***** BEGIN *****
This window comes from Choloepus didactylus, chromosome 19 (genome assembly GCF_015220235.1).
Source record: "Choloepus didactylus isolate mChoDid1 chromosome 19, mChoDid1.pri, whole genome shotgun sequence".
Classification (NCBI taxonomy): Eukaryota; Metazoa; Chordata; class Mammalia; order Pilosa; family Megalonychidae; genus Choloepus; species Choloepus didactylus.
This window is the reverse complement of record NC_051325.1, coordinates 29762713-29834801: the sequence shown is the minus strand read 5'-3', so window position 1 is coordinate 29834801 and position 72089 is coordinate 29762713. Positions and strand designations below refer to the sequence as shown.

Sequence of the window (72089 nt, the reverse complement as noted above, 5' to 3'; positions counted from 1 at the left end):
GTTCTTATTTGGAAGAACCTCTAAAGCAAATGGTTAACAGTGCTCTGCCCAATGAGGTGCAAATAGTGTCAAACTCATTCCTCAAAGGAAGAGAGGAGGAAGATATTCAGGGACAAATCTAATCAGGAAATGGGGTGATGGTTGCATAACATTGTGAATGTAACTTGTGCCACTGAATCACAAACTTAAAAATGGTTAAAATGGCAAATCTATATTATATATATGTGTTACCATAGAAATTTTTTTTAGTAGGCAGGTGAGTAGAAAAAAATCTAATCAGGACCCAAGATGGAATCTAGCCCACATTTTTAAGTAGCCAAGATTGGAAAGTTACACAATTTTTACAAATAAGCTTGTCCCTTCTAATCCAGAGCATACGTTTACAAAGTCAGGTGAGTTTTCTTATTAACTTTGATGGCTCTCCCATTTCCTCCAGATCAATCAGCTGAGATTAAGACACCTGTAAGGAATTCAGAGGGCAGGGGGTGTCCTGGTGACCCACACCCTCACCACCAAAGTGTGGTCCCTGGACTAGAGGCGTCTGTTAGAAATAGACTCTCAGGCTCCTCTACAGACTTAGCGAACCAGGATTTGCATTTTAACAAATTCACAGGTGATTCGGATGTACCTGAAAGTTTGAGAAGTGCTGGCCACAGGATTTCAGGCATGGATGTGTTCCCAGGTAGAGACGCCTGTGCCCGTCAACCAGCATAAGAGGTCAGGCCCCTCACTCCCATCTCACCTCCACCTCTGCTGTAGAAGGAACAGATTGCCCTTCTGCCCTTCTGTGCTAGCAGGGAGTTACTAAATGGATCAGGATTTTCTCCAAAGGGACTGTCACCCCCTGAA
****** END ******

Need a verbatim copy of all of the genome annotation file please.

This window comes from Choloepus didactylus, chromosome 19 (genome assembly GCF_015220235.1).
Source record: "Choloepus didactylus isolate mChoDid1 chromosome 19, mChoDid1.pri, whole genome shotgun sequence".
Classification (NCBI taxonomy): Eukaryota; Metazoa; Chordata; class Mammalia; order Pilosa; family Megalonychidae; genus Choloepus; species Choloepus didactylus.
This window is the reverse complement of record NC_051325.1, coordinates 29762713-29834801: the sequence shown is the minus strand read 5'-3', so window position 1 is coordinate 29834801 and position 72089 is coordinate 29762713. Positions and strand designations below refer to the sequence as shown.

Sequence of the window (72089 nt, the reverse complement as noted above, 5' to 3'; positions counted from 1 at the left end):
GTTCTTATTTGGAAGAACCTCTAAAGCAAATGGTTAACAGTGCTCTGCCCAATGAGGTGCAAATAGTGTCAAACTCATTCCTCAAAGGAAGAGAGGAGGAAGATATTCAGGGACAAATCTAATCAGGAAATGGGGTGATGGTTGCATAACATTGTGAATGTAACTTGTGCCACTGAATCACAAACTTAAAAATGGTTAAAATGGCAAATCTATATTATATATATGTGTTACCATAGAAATTTTTTTTAGTAGGCAGGTGAGTAGAAAAAAATCTAATCAGGACCCAAGATGGAATCTAGCCCACATTTTTAAGTAGCCAAGATTGGAAAGTTACACAATTTTTACAAATAAGCTTGTCCCTTCTAATCCAGAGCATACGTTTACAAAGTCAGGTGAGTTTTCTTATTAACTTTGATGGCTCTCCCATTTCCTCCAGATCAATCAGCTGAGATTAAGACACCTGTAAGGAATTCAGAGGGCAGGGGGTGTCCTGGTGACCCACACCCTCACCACCAAAGTGTGGTCCCTGGACTAGAGGCGTCTGTTAGAAATAGACTCTCAGGCTCCTCTACAGACTTAGCGAACCAGGATTTGCATTTTAACAAATTCACAGGTGATTCGGATGTACCTGAAAGTTTGAGAAGTGCTGGCCACAGGATTTCAGGCATGGATGTGTTCCCAGGTAGAGACGCCTGTGCCCGTCAACCAGCATAAGAGGTCAGGCCCCTCACTCCCATCTCACCTCCACCTCTGCTGTAGAAGGAACAGATTGCCCTTCTGCCCTTCTGTGCTAGCAGGGAGTTACTAAATGGATCAGGATTTTCTCCAAAGGGACTGTCACCCCCTGAA